Here are our services and activities over Christmas and the New Year
Here are our services and activities over Christmas and the New Year
WORSHIP THIS WEEK
Friday 13 December
Advent Opening at Old High Church: prayer and meditation from 1pm to 1.15pm, church open 12 noon to 2pm
Sunday 15 December 2019: The Third Sunday of Advent
10 am Morning Worship at St Stephen’s
11.15 am Morning worship at the Old High
NEWS FROM OUR CONGREGATION – contact details from the Church Administrator
ADVENT MEAL This evening December at 6.30pm in the Old High Hall we will share a simple meal around a table, incorporating readings and prayers, to inspire and guide our reflections as we approach once more the celebration of God’s gift to us at Christmas. Do join in with the preparations if you can, by contacting Christine Mackenzie who has a list of the food required.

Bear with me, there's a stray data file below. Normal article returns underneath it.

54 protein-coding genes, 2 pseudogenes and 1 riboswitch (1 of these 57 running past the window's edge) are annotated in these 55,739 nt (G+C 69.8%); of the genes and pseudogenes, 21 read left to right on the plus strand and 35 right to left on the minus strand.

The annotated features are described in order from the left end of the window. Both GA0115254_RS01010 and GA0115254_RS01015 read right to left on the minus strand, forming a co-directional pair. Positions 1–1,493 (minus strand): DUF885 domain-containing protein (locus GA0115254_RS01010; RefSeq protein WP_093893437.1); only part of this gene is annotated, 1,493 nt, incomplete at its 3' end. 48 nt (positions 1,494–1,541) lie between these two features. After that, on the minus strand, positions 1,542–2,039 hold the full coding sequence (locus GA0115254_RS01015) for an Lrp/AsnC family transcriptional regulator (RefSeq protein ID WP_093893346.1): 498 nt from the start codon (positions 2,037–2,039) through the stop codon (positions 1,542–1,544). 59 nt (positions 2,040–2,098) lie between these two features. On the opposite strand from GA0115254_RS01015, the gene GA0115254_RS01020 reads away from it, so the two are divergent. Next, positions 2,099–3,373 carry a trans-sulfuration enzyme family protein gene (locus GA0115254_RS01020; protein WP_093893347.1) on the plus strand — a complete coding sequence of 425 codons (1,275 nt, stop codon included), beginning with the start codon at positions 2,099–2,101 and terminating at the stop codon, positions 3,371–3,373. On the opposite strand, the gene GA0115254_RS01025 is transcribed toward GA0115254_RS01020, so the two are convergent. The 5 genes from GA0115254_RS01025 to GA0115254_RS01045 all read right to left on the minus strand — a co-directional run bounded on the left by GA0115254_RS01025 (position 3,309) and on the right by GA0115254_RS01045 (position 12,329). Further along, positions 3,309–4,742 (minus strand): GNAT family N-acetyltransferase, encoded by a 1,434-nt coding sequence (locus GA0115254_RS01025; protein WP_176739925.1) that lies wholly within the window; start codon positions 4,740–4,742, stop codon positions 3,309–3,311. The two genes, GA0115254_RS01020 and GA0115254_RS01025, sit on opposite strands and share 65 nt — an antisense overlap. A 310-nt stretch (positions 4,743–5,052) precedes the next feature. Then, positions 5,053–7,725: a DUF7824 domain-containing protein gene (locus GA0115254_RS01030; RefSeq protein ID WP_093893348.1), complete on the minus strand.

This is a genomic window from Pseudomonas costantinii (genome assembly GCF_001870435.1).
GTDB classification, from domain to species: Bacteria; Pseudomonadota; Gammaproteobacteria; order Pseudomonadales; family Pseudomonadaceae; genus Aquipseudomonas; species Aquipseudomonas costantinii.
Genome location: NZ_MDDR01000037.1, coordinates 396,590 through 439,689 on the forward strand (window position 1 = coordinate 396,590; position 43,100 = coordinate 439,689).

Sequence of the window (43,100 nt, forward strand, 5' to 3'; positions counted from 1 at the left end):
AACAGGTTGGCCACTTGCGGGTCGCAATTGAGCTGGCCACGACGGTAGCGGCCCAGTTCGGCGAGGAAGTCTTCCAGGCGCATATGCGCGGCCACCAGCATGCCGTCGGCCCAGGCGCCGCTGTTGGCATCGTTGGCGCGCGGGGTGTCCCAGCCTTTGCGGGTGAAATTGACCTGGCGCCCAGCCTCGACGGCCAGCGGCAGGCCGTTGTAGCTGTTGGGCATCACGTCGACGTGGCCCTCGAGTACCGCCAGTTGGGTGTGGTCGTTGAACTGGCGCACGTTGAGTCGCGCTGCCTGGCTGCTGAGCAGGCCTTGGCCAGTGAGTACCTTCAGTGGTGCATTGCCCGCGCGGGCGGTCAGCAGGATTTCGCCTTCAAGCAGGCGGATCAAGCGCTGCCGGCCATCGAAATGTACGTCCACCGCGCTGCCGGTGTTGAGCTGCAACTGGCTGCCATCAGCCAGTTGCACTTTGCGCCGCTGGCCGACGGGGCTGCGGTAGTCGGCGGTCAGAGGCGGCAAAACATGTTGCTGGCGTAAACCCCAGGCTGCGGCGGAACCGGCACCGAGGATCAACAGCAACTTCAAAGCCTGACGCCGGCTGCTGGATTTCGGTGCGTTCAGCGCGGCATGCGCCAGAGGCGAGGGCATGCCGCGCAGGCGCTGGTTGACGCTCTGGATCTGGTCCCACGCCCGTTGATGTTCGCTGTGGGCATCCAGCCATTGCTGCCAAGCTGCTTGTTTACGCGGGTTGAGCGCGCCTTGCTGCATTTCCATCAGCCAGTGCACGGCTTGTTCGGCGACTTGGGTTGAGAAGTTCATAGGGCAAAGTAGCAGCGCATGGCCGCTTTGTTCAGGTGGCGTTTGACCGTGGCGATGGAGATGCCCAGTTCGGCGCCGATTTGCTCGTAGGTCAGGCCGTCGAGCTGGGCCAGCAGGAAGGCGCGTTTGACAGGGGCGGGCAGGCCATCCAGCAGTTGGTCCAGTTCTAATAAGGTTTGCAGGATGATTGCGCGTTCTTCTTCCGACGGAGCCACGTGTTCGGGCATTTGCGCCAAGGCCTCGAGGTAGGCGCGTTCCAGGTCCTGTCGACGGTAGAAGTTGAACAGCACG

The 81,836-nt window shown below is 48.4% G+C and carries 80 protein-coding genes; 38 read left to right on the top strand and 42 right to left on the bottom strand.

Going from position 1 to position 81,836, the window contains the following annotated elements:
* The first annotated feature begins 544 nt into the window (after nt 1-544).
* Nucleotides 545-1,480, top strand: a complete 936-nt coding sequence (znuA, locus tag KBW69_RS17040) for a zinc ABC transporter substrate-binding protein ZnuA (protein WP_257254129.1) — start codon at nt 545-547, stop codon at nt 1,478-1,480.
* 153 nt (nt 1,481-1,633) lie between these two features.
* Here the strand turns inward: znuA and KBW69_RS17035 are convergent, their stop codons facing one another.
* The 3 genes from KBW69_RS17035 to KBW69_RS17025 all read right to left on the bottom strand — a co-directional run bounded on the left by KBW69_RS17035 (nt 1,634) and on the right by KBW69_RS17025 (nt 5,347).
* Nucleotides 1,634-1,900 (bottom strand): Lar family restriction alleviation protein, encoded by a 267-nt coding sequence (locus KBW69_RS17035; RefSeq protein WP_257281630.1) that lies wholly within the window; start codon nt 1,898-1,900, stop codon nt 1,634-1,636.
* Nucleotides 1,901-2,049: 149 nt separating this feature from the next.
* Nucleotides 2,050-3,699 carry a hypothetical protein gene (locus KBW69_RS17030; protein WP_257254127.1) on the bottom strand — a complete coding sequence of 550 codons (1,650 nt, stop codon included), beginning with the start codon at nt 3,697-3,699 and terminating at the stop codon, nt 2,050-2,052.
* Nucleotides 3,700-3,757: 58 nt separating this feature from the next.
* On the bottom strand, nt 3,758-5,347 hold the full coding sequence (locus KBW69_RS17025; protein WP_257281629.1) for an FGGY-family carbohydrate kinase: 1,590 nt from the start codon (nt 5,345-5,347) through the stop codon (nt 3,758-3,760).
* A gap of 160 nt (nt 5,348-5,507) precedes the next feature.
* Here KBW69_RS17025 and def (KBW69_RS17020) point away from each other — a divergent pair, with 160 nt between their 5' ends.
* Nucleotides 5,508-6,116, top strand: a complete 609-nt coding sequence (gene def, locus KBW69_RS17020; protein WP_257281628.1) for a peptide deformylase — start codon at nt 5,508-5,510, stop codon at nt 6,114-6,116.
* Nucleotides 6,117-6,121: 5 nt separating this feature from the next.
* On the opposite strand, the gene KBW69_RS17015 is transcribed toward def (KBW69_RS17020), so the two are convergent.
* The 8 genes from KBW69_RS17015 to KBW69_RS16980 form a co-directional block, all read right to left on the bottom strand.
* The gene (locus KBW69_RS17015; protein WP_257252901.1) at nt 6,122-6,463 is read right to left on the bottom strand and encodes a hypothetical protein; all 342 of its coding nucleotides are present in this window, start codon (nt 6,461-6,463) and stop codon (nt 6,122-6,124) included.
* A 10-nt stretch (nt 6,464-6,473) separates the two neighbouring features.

ADVENT OPENING The Old High Church will be open from 12noon- 2pm each Friday from 29 November to 20 December: see advert. Further information from contact Andrew Stevenson or Sheila Macleod.
HIGHLAND FOOD BANK have asked that from November to January we donate Cartons of long life fruit juice; Small washing powder/gel; Tins of corned beef/ham; Jam. You will also be happy to know that some of the folk who use St. Stephen’s hall during the week have said that they are happy to bring along small donations on a regular basis, so crates have been supplied for this at the back of the hall. Thank you again for your generosity. Margaret Neville.